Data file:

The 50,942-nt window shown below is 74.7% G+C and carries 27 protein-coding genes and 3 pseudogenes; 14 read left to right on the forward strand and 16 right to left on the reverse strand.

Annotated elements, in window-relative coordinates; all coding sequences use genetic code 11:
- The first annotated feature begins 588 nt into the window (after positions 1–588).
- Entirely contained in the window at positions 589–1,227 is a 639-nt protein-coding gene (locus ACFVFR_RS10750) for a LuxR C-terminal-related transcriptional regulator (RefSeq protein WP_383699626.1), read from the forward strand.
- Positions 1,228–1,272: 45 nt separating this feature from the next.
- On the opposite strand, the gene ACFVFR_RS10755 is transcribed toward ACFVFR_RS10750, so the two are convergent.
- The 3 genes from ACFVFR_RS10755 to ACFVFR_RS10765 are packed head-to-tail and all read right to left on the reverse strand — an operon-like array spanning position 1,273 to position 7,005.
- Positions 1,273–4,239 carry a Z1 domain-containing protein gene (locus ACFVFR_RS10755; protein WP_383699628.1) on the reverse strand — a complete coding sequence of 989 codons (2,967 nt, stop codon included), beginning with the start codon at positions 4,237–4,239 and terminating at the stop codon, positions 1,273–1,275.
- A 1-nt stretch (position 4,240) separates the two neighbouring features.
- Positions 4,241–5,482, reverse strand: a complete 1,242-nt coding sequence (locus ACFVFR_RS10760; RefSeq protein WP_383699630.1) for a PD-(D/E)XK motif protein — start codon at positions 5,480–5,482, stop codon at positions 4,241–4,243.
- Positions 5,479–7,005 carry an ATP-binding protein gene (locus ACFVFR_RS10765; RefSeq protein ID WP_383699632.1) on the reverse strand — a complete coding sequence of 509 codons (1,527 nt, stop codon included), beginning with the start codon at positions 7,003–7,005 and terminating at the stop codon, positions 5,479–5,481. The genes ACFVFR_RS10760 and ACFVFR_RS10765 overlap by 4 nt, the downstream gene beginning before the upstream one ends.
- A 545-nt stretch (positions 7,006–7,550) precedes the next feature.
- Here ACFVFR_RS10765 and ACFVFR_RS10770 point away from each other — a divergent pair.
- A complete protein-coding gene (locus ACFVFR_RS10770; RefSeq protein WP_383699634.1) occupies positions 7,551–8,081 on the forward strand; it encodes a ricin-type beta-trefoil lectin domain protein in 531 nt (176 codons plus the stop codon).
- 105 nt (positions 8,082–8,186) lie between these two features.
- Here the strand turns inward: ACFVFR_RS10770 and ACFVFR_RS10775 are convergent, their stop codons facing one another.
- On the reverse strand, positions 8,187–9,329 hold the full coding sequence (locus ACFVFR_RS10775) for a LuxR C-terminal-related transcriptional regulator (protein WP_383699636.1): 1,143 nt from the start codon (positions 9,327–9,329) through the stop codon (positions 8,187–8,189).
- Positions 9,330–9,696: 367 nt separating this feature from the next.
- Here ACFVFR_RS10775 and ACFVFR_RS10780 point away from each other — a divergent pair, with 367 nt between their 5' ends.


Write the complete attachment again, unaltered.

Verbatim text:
The 50,942-nt window shown below is 74.7% G+C and carries 27 protein-coding genes and 3 pseudogenes; 14 read left to right on the forward strand and 16 right to left on the reverse strand.

Annotated elements, in window-relative coordinates; all coding sequences use genetic code 11:
- The first annotated feature begins 588 nt into the window (after positions 1–588).
- Entirely contained in the window at positions 589–1,227 is a 639-nt protein-coding gene (locus ACFVFR_RS10750) for a LuxR C-terminal-related transcriptional regulator (RefSeq protein WP_383699626.1), read from the forward strand.
- Positions 1,228–1,272: 45 nt separating this feature from the next.
- On the opposite strand, the gene ACFVFR_RS10755 is transcribed toward ACFVFR_RS10750, so the two are convergent.
- The 3 genes from ACFVFR_RS10755 to ACFVFR_RS10765 are packed head-to-tail and all read right to left on the reverse strand — an operon-like array spanning position 1,273 to position 7,005.
- Positions 1,273–4,239 carry a Z1 domain-containing protein gene (locus ACFVFR_RS10755; protein WP_383699628.1) on the reverse strand — a complete coding sequence of 989 codons (2,967 nt, stop codon included), beginning with the start codon at positions 4,237–4,239 and terminating at the stop codon, positions 1,273–1,275.
- A 1-nt stretch (position 4,240) separates the two neighbouring features.
- Positions 4,241–5,482, reverse strand: a complete 1,242-nt coding sequence (locus ACFVFR_RS10760; RefSeq protein WP_383699630.1) for a PD-(D/E)XK motif protein — start codon at positions 5,480–5,482, stop codon at positions 4,241–4,243.
- Positions 5,479–7,005 carry an ATP-binding protein gene (locus ACFVFR_RS10765; RefSeq protein ID WP_383699632.1) on the reverse strand — a complete coding sequence of 509 codons (1,527 nt, stop codon included), beginning with the start codon at positions 7,003–7,005 and terminating at the stop codon, positions 5,479–5,481. The genes ACFVFR_RS10760 and ACFVFR_RS10765 overlap by 4 nt, the downstream gene beginning before the upstream one ends.
- A 545-nt stretch (positions 7,006–7,550) precedes the next feature.
- Here ACFVFR_RS10765 and ACFVFR_RS10770 point away from each other — a divergent pair.
- A complete protein-coding gene (locus ACFVFR_RS10770; RefSeq protein WP_383699634.1) occupies positions 7,551–8,081 on the forward strand; it encodes a ricin-type beta-trefoil lectin domain protein in 531 nt (176 codons plus the stop codon).
- 105 nt (positions 8,082–8,186) lie between these two features.
- Here the strand turns inward: ACFVFR_RS10770 and ACFVFR_RS10775 are convergent, their stop codons facing one another.
- On the reverse strand, positions 8,187–9,329 hold the full coding sequence (locus ACFVFR_RS10775) for a LuxR C-terminal-related transcriptional regulator (protein WP_383699636.1): 1,143 nt from the start codon (positions 9,327–9,329) through the stop codon (positions 8,187–8,189).
- Positions 9,330–9,696: 367 nt separating this feature from the next.
- Here ACFVFR_RS10775 and ACFVFR_RS10780 point away from each other — a divergent pair, with 367 nt between their 5' ends.